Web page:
Observe. Observe. Observe.
Time can never run out.
The protons and neutrons are moving precisely in the way that the protons and neutrons would move if under the specific position they’re in at this specific moment
The universe feels good when the protons and neutrons are moving precisely in the way that are the way they are supposed to move when under those moving conditions
You may feel a bit insulted by the claim that you need somebody to teach you how to enjoy. This isn’t really about having the capacity to enjoy, but rather about choosing what to enjoy and consciously practicing how to enjoy in a certain way. This also isn’t about telling you what you should or shouldn’t enjoy. The point is taking a moment to question your assumptions related to how you derive pleasure. If left unchecked, one could over invest scarce time and resources needlessly and come out worse off than they were before.
We’ve all experienced the sense of fleeting enjoyment that things have. Even when you do discover something enjoyable, after some time it becomes harder to replicate and eventually stops being enjoyable altogether because you’ve found something that you think you’ll enjoy even more. Why does enjoyment feel out of our control?
You can’t deny the amount of effort that is put towards teaching you what to enjoy. Trillions of dollars are invested in the form of advertising to train us in enjoyment. As a result we tend to maintain under-theorized requirements for enjoyment. To enjoy, goes our unconscious thinking, things are required to:
Every once in a while something that doesn’t meet the above requirements jumps out and surprises you with the amount of enjoyment it provides. We call these Simple Pleasures.
I think we have more control over what we enjoy than we think. We impair our ability to enjoy life by undermining our ability to enjoy simple, easily obtainable things. “Pleasure is an important form of knowledge,” says critic Jerry Saltz and, like any knowledge, we can learn it. Trust your own responses a little more. Focus on approval from others about what is enjoyable a little less. Decide to take pleasure in life more often and in more ways. From Seneca:
“To have whatsoever he wishes is in no man’s power, it is in every man’s power not to wish for what he has not, but cheerfully to employ what comes to him.”
For example, above is a video essay on one of life’s purest and most simple of simple pleasures — walking.
Look for more videos on simple pleasures coming soon.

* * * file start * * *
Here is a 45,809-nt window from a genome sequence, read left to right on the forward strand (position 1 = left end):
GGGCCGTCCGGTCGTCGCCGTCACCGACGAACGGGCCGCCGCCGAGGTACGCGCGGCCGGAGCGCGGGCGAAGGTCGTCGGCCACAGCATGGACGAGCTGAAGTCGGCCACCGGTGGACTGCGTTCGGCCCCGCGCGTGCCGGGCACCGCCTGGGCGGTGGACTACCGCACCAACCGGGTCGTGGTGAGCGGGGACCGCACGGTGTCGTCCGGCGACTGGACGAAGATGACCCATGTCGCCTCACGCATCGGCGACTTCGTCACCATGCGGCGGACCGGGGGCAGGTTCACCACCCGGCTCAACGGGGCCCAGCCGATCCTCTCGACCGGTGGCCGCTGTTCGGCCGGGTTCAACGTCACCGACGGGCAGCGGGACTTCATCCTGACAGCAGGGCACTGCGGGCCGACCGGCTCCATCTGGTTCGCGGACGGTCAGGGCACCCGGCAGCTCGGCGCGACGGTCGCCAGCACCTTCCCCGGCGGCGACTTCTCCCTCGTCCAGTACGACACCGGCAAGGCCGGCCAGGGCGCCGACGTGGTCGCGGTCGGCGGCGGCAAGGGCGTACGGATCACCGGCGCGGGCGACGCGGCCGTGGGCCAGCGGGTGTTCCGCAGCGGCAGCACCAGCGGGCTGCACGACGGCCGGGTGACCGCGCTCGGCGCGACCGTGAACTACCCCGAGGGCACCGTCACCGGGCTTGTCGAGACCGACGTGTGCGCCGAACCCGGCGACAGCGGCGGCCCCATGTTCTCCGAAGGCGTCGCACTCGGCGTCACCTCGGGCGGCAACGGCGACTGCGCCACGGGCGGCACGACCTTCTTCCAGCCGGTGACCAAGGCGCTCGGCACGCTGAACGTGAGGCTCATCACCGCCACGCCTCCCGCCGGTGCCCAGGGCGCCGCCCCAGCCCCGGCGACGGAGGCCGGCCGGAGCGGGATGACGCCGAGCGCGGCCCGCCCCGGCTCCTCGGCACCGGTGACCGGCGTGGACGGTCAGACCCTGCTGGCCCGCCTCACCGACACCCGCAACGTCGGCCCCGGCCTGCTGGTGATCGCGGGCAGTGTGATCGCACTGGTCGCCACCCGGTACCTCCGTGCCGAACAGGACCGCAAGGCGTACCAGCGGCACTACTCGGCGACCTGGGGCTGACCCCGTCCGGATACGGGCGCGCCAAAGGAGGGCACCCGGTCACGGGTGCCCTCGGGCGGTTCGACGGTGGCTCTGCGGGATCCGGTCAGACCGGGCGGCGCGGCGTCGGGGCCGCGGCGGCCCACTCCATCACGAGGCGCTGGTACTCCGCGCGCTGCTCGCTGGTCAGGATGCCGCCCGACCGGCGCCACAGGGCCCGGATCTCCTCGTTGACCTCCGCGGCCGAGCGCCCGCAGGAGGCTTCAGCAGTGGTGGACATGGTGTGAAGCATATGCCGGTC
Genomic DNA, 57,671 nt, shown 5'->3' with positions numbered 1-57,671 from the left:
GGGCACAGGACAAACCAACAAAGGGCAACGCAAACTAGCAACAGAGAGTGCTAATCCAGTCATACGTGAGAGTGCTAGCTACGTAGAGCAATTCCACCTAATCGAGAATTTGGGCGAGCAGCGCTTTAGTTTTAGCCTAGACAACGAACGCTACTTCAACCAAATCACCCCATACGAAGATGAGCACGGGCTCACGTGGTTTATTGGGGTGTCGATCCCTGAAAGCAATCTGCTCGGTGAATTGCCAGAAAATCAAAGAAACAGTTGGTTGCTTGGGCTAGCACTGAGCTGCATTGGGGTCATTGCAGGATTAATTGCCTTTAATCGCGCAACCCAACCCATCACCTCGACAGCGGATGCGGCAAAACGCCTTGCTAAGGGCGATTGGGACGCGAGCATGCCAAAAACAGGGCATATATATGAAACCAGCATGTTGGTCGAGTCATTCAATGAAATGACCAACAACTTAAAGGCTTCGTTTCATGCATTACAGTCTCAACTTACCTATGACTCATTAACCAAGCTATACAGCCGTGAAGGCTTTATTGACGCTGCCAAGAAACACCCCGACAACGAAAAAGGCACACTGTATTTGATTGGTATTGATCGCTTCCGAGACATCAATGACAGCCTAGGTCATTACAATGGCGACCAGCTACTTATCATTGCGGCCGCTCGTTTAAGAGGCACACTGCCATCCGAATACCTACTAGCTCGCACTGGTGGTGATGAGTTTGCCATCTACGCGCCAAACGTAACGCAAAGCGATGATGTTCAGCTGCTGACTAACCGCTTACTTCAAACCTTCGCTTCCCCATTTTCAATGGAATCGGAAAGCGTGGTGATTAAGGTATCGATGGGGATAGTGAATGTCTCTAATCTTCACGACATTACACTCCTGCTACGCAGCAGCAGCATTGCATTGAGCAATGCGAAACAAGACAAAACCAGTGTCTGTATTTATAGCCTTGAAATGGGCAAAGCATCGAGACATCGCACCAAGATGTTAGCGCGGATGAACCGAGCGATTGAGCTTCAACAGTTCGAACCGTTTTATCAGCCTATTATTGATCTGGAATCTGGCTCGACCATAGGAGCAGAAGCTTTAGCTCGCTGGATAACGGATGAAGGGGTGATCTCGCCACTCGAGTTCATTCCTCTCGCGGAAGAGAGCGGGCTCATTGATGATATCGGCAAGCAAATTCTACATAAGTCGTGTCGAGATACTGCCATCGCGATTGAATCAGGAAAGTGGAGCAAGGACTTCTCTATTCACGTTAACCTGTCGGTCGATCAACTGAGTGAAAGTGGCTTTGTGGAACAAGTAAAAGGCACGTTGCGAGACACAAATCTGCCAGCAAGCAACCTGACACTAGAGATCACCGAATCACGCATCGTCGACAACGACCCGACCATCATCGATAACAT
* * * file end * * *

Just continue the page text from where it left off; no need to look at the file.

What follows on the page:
There’s an antidote to many of life’s problems that you may not realize you already have at your disposal. It can reduce anxiety and depression. It can transform your experience with pain & other difficulties. It costs no money. It’s available to everyone at any time. What is this wonder drug?
Step one: come to terms with the fact that you rarely perceive reality as it is.
Perhaps you’re thinking that reality is the source of your problems, not the cure. But there is a big difference between reality, and your perception of reality. Our brains come equipped with many biases to assure ourselves that we know what’s going on even when we don’t.
In an article in Vox, “Intellectual humility: the importance of knowing you might be wrong” Brian Resnick, explains,
“Much as we might tell ourselves our experience of the world is the truth, our reality will always be an interpretation. Light enters our eyes, sound waves enter our ears, chemicals waft into our noses, and it’s up to our brains to make a guess about what it all is.”
This overconfidence in perceiving reality is not always necessarily bad. It helps us set goals and work towards them even when the odds are stacked against us. This sense of understanding feels good. Voltaire is quoted saying,
Illusion is the first of all pleasures.
But this pleasure comes at a price. There are forces at play within us that we can be unaware of that cause unnecessary pain. Rarely do we experience an event itself, but an invented story about the event. Such stories can treat a fleeting state of mind as if it were our entire and permanent self. Over time irrational thoughts and beliefs are unknowingly reinforced and lead to patterns of thought that drive negative experiences and lead to mental health disorders.